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Sen. Warren Pins Blame for Bank Collapses on Congress for ‘Weakening Financial Rules’

© AP Photo / Jacquelyn MartinSen. Elizabeth Warren, D-Mass., questions the witnesses about Zelle, at a Senate Banking Committee annual Wall Street oversight hearing, Sept. 22, 2022, on Capitol Hill in Washington. In 2024 Warrne will be up for reelection.
Sen. Elizabeth Warren, D-Mass., questions the witnesses about Zelle, at a Senate Banking Committee annual Wall Street oversight hearing, Sept. 22, 2022, on Capitol Hill in Washington. In 2024 Warrne will be up for reelection. - Sputnik International, 1920, 13.03.2023
As the second US bank has failed in as many days and the federal government rushes to plug the breach in the financial system before it becomes a torrent, one of the most prominent US champions of financial regulation has spoken up to say: I told you so.
“No one should be mistaken about what unfolded over the past few days in the U.S. banking system,” US Sen. Elizabeth Warren (D-MA) wrote in a Monday op-ed in the New York Times. “These recent bank failures are the direct result of leaders in Washington weakening the financial rules.”
“In the aftermath of the 2008 financial crisis, Congress passed the Dodd-Frank Act to protect consumers and ensure that big banks could never again take down the economy and destroy millions of lives. Wall Street chief executives and their armies of lawyers and lobbyists hated this law. They spent millions trying to defeat it, and, when they lost, spent millions more trying to weaken it,” she wrote.
“Greg Becker, the chief executive of Silicon Valley Bank, was one of the ‌many high-powered executives who lobbied Congress to weaken the law,” Warren continued. “In 2018, the big banks won. With support from both parties, President Donald Trump signed a law to roll back critical parts of Dodd-Frank. Regulators, including the Federal Reserve chair Jerome Powell, then made a bad situation worse, ‌‌letting financial institutions load up on risk.”
A pedestrian speaks on a mobile telephone as he walks past Silicon Valley Bank’s headquarters in Santa Clara, California on March 10, 2023. - Sputnik International, 1920, 13.03.2023
SVB and Signature Bank Collapses May Herald Recession in United States
At the time, SVB argued it was too small to require such strong oversight, but by the time the Federal Deposit Insurance Corporation (FDIC) took over the bank on Friday, SVB had become the 16th largest bank in the country, with more than $200 billion in assets.
The FDIC is a government-owned corporation used to provide deposit guarantees for member banks in order to prevent bank runs. It was created in 1933 during the Great Depression, which was set in motion by a financial collapse that began with bank runs as depositors scrambled to withdraw funds that banks had lent out to other institutions in a bid to make more money.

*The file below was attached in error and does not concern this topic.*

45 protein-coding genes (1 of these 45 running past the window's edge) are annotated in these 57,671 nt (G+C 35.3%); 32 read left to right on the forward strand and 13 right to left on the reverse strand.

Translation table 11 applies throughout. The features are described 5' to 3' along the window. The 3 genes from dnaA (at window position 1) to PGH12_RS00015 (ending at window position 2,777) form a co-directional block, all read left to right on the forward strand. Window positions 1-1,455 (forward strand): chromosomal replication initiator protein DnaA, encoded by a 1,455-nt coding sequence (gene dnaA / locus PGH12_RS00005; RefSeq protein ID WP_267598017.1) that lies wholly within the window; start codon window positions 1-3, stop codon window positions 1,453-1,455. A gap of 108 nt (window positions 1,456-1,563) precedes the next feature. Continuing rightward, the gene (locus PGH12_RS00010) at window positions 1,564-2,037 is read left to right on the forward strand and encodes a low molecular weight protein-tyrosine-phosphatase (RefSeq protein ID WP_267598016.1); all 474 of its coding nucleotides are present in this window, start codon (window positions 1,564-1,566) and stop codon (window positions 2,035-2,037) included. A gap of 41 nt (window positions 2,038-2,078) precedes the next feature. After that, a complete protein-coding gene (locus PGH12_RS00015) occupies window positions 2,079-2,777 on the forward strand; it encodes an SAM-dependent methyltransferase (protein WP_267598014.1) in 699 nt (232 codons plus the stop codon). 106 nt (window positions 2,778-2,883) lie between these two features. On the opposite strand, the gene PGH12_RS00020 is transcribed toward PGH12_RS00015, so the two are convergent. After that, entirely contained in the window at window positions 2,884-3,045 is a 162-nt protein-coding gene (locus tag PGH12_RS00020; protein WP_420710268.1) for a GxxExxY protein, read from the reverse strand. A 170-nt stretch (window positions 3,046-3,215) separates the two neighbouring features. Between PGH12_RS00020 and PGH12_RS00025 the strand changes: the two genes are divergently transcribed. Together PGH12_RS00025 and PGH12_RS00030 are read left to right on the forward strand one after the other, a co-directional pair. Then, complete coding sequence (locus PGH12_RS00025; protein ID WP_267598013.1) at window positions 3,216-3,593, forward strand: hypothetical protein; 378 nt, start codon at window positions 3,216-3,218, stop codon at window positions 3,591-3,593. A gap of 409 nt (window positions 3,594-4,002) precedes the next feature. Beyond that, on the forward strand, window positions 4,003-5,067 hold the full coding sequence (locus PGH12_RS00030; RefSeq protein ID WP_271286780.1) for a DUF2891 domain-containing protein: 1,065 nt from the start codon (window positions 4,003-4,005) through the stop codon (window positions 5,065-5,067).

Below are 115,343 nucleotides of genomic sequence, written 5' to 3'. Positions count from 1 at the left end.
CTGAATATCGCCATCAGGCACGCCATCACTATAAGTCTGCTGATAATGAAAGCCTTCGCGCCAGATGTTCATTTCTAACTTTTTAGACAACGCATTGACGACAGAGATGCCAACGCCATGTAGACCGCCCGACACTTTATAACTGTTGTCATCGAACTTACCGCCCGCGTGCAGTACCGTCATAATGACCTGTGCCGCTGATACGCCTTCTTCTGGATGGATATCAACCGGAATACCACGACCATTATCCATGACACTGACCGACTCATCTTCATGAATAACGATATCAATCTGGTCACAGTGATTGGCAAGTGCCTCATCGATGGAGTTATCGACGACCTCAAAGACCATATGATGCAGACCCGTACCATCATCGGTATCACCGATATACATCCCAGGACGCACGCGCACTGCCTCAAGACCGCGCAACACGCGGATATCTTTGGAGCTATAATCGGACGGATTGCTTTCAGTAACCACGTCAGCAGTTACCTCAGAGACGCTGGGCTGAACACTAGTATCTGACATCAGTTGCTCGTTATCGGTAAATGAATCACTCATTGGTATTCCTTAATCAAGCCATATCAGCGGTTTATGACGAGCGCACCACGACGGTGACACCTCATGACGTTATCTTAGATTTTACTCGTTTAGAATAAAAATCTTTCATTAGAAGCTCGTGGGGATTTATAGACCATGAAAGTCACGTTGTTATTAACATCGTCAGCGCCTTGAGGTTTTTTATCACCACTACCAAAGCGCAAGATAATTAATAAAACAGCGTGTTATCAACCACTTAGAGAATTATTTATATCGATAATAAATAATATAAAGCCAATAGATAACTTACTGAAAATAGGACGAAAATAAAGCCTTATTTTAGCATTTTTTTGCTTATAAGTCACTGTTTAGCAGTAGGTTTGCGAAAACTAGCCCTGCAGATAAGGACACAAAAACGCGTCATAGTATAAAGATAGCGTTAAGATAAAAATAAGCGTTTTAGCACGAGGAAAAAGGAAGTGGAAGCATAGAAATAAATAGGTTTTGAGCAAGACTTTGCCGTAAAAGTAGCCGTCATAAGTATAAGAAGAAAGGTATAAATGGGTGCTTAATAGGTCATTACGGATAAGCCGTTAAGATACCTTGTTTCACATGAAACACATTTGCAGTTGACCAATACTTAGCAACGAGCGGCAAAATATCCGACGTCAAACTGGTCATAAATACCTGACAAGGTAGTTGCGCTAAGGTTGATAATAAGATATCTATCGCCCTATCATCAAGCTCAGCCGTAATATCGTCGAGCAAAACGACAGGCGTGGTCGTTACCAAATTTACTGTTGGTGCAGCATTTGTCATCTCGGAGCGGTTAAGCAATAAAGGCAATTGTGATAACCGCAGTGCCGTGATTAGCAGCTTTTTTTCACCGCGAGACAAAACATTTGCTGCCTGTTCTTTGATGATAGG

Warren called on Congress to repeal the 2018 bank deregulation law, which changed the rules about which banks were classified as “too big to fail,” and thus requiring more government scrutiny in order to avoid another crash like that in 2008. The law raised the cap from $200 billion to $250 billion, meaning Silicon Valley Bank was watched less closely than it otherwise would have been.
US President Joe Biden echoed Warren on Monday, condemning his predecessor and saying he was “going to ask Congress and the banking regulators to strengthen the rules for banks.”
"Americans can rest assured that our banking system is safe,” Biden added. “Your deposits are safe. Let me also assure you, we will not stop at this. We’ll do whatever is needed."
Dollar pyramid - Sputnik International, 1920, 12.03.2023
Second Largest Bank Collapse in US History: What Happened to SVB, and What Comes Next?
The bank’s collapse was aided by the uncertainty created by the Federal Reserve’s steady increase of interest rates over the last year. The central bank has raised its Effective Federal Funds Rate, which governs how much money banks are required to keep on hand instead of lending out to other banks overnight, in an attempt to stop the depreciation of the US dollar’s value - also known as inflation. The EFFR changes also changed the return value of the bonds in which SVB invested much of its capital, severely depreciating their value and creating doubts about SVB’s ability to access its money. Panic did the rest.
The FDIC has announced it is guaranteeing all the deposits up to $250,000, the amount set by the Dodd-Frank law, and paying them out to depositors over the next 90 days and dissolving SVB as an entity. Despite this, SVB’s collapse has triggered a second bank’s downfall as well, creating fears the instability could continue to spread.
Signature Bank’s collapse on Sunday was also triggered by a bank run by depositors anxious about their accounts after SVB’s collapse, but its instability was created by risky cryptocurrency deposits - one of the few banks to allow such a practice. Its assets totaled less than $100 billion, according to US media reports, but many of its depositors had massive accounts far above the $250,000 insured by the FDIC, making a bank run devastating when it came.
The Federal Reserve said in a Monday statement it would “make available additional funding to eligible depository institutions” to stop further anxiety-fueled bank runs.
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